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Solution

The solution to the above problem is discussed below:

Normal Approach

A standard solution is for each query to go in a loop from index to n to print next greater number of q queries but this will take n iterations in the worst case, which is a lot if the number of searches is large.


Code:

// C++ program to print next greater number of Q queries

#include<bits/stdc++.h>
using namespace std;
int main()
{
	int n;
	
	cout<<"Enter size of array\n";
	
	cin>>n;
	
	int a[n];
	
	cout<<"Enter the elements of array\n";
	
	for(int i=0;i<n;i++)
	{
		cin>>a[i];
	}
	
	cout<<"Enter the number of queries\n";
	
	int q;
	
	cin>>q;
	
	cout<<"Enter the queries\n";
	
	for(int i=0;i<q;i++)
	{
		int query;
		cin>>query;
		int element = a[query];
		int temp=0;
		
		for(int j=query;j<n;j++)
		{
			if(a[j]>element)
			{
				// to print next greater number of q queries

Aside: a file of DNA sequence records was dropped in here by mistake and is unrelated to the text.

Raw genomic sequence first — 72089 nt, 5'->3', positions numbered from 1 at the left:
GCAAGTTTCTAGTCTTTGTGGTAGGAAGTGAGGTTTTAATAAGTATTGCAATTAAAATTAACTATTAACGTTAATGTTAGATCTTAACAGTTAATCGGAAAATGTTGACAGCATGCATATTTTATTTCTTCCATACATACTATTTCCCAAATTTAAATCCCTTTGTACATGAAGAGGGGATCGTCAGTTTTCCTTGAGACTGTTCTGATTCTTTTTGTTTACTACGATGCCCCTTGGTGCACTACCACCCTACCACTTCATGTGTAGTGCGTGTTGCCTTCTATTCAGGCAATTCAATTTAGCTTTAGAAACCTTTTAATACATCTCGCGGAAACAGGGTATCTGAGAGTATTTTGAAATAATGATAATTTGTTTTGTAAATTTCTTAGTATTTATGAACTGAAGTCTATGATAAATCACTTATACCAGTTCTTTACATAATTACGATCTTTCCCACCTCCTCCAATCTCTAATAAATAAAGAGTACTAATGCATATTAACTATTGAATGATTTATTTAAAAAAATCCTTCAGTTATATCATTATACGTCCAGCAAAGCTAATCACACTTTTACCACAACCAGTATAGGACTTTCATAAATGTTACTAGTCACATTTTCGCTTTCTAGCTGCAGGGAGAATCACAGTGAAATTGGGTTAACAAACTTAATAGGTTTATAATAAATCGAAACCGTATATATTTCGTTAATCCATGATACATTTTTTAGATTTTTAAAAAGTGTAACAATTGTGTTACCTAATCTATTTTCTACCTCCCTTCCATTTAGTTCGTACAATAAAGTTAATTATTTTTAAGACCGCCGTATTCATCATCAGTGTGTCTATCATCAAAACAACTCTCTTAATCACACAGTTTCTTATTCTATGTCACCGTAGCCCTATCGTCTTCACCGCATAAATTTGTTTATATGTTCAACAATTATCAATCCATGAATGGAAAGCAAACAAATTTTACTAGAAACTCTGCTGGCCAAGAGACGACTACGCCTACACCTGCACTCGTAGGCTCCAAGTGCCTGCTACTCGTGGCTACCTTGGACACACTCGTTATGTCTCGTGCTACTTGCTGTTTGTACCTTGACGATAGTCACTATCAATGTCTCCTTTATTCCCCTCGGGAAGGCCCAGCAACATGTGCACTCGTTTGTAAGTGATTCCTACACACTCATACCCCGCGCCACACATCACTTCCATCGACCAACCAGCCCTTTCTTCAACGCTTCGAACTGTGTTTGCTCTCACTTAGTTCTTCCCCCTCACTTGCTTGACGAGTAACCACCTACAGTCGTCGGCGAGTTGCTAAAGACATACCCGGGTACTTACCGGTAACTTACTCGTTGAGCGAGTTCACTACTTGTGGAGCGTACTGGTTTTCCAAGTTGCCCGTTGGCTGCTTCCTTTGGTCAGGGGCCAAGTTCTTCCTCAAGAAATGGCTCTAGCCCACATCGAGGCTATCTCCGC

cout << "Next greater number to "<<query<<" is "<< a[j] << " \n";
				temp=1;
				break;
			}
		}
		
		if(temp==0)
		{
		cout << "Next greater number to "<<query<<" is "<< "-1" << " \n";
		}
	}
}

 

Output:

Normal Approach code for next greater number of q queries

 

Time Complexity: O(n^2)

Where n is the number of elements in the array.

Space Complexity: O(1)

Efficient Approach

To print next greater number of q queries we keep the index of the next greater element in an array, and for each query, we answer it in O(1), making it more efficient. There are two approaches to determining the next greater number for each index in an array.